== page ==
Myelin oligodendrocyte glycoprotein (MOG) is potentially relevant as target auto-antigen in MS. It can recruit both an encephalitogenic T cell response and a demyelinating B cell response. It is therefore of interest to explore the genetic regulation of MOG induced experimental autoimmune encephalomyelitis (EAE). We established MOG induced EAE in different rat strains, being more MS like than any previously described rodent model. These rats displayed neuropathological lesions mimicking those found in MS and a chronic relapsing disease course. There was a striking genetic regulation by genes within and outside the MHC as in human MS. Eight non-MHC genome regions have been defined. These are now subject for positional cloning attempts and synteny studies in human MS materials. Definition of susceptibility genes: The importance of MOG-induced EAE as an animal model of MS was once again underlined by the induction of the full pathogenic spectrum of MS in the experimental setting (P1, 2 and 3, Storch et al,1998) This highlights the suitability of our model system for all following investigations. 1. Mapping of non-MHC genes (P1, 2, 3): To examine whether the genome regions identified for MOG-EAE also regulate other models of autoimmune disease, a whole genome scan was performed on the DAxACI F2 cross using peripheral nerve myelin (PNM) induced experimental autoimmune neuritis (EAN) (P1, Dahlman et al 2000). Interestingly, susceptibility to this disease segregated in the F2 cross with high levels of anti PNM IgG2b and IgG2c isotype levels, supporting the hypothesis that susceptibility genes for organ specific inflammatory disease influence auto-antigen specific T helper 1 and T helper 2 differentiation (P1). Importantly, we identified genome regions that regulate both EAN and EAE on chromosome 4,10, 12, and 18, as well as one EAN selective genome region on chromosome 17. To identify additional genome regions regulating MOG EAE we performed a large F2 cross using MHC-matched Lew.1AV1x PVG.1AV1 rat strains. The Lew rat is the most commonly used EAE permissive rat strain and we identified five further QTL’s on chromosome 1, 7, 13, 17 and X predisposing for MOG-EAE. Functional analysis of these QTL's revealed an influence on chronicity of disease in one region (Becanovic 2000). Apart from representing the starting point for the identification of more disease regulating genes, the data are of interest also in another sense. Both the Lewis and the DA rat strains are EAE permissive, but due to different genom regions. This clearly demonstrates a genetic heterogeneity in the regulation of an MS like disease. Thus completely different genes can dispose for the same final inflammatory neurological disease. 2. Experimental strategies to define MHC genome region involvement (P1, 2, 3): We used rat strains with a constant EAE permissive background genome and differing MHC haplotypes selected to provide maximum MHC class II gene diversity. The studies were performed cooperatively (P1 and P2, animal experiments, MHC genetics, immunological analysis, P3 detailed neuropathology), and led to new perspectives on MHC influences on a chronic MS like disease (Weissert et al,1998). In addition, we have expanded our animal model to studies in the mouse to make advanced genetic tools available for future research (P1 and P3, Abdul-Majid, 2000). We first reported a hierarchical and allele-specific influences of the MHC haplotype on disease susceptibility, recruitment of MOG specific immunocompetent cells, clinical course and CNS pathology. Major haplotype specific effects mapped to the class II gene region. However, these effects were modified by genes both in the class I and III regions (Stefferl et al,1999). These results formed the basis for further studies on genetic and mechanistic MHC regulation of MOG EAE.
Myelin oligodendrocyt glycoprotein (MOG) specific immune responses humans, and comparative studies of axonal pathology in multiple sclerosis and rat MOG experimental autoimmune encephalomyelitis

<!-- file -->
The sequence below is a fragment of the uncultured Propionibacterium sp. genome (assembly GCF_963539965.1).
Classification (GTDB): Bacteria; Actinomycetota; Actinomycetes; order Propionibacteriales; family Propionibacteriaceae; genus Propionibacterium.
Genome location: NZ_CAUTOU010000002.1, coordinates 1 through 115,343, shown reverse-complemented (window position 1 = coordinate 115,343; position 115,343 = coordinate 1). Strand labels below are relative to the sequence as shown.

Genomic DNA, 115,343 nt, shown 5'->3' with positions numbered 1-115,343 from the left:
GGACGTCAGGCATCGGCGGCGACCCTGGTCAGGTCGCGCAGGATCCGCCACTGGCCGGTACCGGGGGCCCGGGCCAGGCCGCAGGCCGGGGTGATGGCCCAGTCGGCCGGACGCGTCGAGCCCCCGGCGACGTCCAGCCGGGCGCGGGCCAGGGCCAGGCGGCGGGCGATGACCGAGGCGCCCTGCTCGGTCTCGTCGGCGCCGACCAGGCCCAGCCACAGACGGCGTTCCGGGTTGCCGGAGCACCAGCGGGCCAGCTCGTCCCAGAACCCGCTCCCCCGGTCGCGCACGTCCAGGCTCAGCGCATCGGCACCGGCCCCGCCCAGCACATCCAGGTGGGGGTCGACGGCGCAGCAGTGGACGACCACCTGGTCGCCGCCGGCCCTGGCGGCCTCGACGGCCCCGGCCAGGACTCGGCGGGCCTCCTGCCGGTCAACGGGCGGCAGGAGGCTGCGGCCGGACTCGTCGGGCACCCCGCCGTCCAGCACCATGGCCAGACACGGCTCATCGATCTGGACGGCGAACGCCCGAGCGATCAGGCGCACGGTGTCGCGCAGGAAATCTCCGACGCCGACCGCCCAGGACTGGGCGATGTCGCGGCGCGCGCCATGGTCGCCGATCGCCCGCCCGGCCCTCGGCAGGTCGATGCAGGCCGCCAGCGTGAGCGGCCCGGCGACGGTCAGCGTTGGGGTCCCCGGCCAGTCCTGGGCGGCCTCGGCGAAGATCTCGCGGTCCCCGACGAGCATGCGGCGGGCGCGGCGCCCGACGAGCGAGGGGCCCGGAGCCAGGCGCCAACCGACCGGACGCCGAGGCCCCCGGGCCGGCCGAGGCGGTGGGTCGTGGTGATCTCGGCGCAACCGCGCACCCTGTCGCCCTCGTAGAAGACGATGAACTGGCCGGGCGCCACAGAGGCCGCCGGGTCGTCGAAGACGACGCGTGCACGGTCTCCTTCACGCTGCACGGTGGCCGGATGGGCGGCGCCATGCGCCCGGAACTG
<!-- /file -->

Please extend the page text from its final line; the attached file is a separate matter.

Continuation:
Multiple sclerosis (MS) is a common inflammatory/demyelinating disease of the central nervous system (CNS) in Europe and current treatments are only modestly beneficial. Myelin oligodendrocyte glycoprotein (MOG) is potentially relevant as target autoantigen in MS. It is therefore of interest to explore the immunopathogenesis of MOG induced experimental autoimmune encephalomyelitis (EAE), and the role of MOG directed autoimmunity in MS. In addition, axonal damage is important for permanent neurological deficits in MS and therefore subject of study in this project. Pathogenic mechanisms of anti MOG B and T cell responses in genetically defined congenic rat strains were sought, and we studied the potential role of such responses in human MS: We established MOG induced EAE in different rat strains, being more MS like than any previously described rodent model. These rats displayed neuropathological lesions mimicking those found in MS and a chronic relapsing disease course. Experimentally, we have documented that the immunopathogenesis depend on both a pathogenic T and B cell response against critical epitopes of MOG, in turn controlled by MHC and non-MHC genes. Therapeutic strategies need to take care of both arms of the autoimmunity. In human MS, there are increased numbers of MOG autoimmune T cells and increased levels of antibodies directed against MOG of potential relevance for disease. MOG EAE resulted in axonal damage mimicking that seen in MS. A profound expression of an alfa 1B subunit was demonstrated in dystrophic axons, suggesting an important role in axonal degeneration, and a possible target for therapy. MOG-specific immune responses in cerebrospinal fluid (CSF) and blood of humans: The MOG specific T cell repertoire have been analysed by using overlapping peptides of human MOG. Peptide specific responses were quantified with short term in vitro stimulation and measurement of single cells producing interferon gamma in response to the peptides (Partners 1 and 2). This assay enables measurement of low frequencies of autoreactive T cells and is 20-50 fold more sensitive than traditional limiting dilution techniques. It furthermore avoids any long-term artefacts that may appear in T cell cloning procedures. HLA-DR2 increases the risk for MS. The responses were measured in HLA DR 2 + MS patients and in HLA DR 2 + healthy controls. MS patients displayed higher frequencies of MOG reactive T cells than healthy controls, consistent with a role of MOG autoimmunity also in human disease. One immunodominant MOG epitopes, MOG 63-87, could be identified in DR2 + patients. This finding is of importance for the design of immunoselective therapy in the future (Wallstrfm et al. 1998). We are currently fine mapping this region using 12 amino acid long overlapping peptides. Preliminary results from 20 patients analysed so far revealed a number of important T cell epitopes within the MOG 63-87 region. In addition, we are analysing another important HLA haplotype, namely DR3. Preliminary results reveal an increased frequency of MOG reactive T cells in DR3+ patients as compared to HLA matched controls and suggest broad MOG peptide recognition. These studies were paralleled by an analysis of the MOG-specific T cell repertoire using T cell lines selected from MS patients and healthy controls (Partner 2,Lindert et al,1999). The T cell lines were analysed with respect to epitope specificity, MHC restriction and T cell receptor gene usage. These studies revealed that MOG reactive T cells are a normal component of the healthy immune repertoire. These T cell lines were found to be heterogeneous with respect to all parameters investigated and no differences were observed between cell lines derived from control and MS donors. Intriguingly however these MOG-specific T cell lines differed from a panel of MBP-specific T cell lines in that the majority exhibited a Th0/Th2 cytokine phenotype (low IFN_, high levels of IL-4, IL-10), rather than a Th1-like phenotype (high IFNg, low levels of IL-4 and IL-10). This observation suggests that these antigen specific responses differ with respect to their function in vivo. MOG-specific autoantibodies in multiple sclerosis: Our previous studies demonstrated that MOG-specific autoantibodies mediate demyelination in both rodent and primate models of multiple sclerosis. Analysis of sera obtained from MS patients and appropriate controls revealed that although the frequency of seropositive donors was highest within the MS cohort (60-80%), significant MOG-specific antibodies titres were also found in patients with non-demyelinating CNS diseases (30-40%) as well as in 5-18% of normal healthy controls (Reindl et al,1999, Lindert et al,1999). These observations reveal that CNS injury can result in the loss of B cell self tolerance to MOG and that this is most pronounced in patients with chronic inflammatory CNS disease. It was therefore imperative to develop a method to differentiate pathogenic (demyelinating) from non-pathogenic antibody responses to MOG in patients with MS. An approach that may provide a useful diagnostic, or para-clinical marker in patients with MS. Our experiments in experimental rodents revealed that antibody mediated demyelination in MOG-induced experimental autoimmune encephalomyelitis (EAE) was associated with a conformation dependent antibody response. This antibody response could be identified by FACS by incubating human MOG transfected target cells with dilutions of the sera under investigation (Brehm et al,1999). In experimental animals this pathogenic antibody response could only be induced by sensitisation with the intact extracellular domain of MOG, or alternatively vaccination with MOG encoding DNA constructs (Bourquin et al., 2000; Brehm et al., 2000). Strikingly, immunisation with synthetic MOG peptides or truncated MOG fusion proteins was able to induce an inflammatory T cell mediated response in the CNS, but failed to induce a pathogenic demyelinating antibody response (Brehm et al., 2000). Analysis of MOG-specific antibodies isolated from MS patients and normal, but seropositive, healthy controls revealed that both groups recognise synthetic MOG peptides by ELISA, only one of the seventeen MS samples contained antibodies that recognised the native protein in vitro (Haase et al,2000). This surprising observation has two important implications. First, potentially pathogenic MOG-specific autoantibodies are only present in a small proportion of MS patients and secondly the under-representation of this conformation-dependent response suggests that the former response is under far more stringent regulatory control. The identification of additional targets for autoantibody mediated demyelination and the regulatory mechanisms that control these responses are a major priority for future research.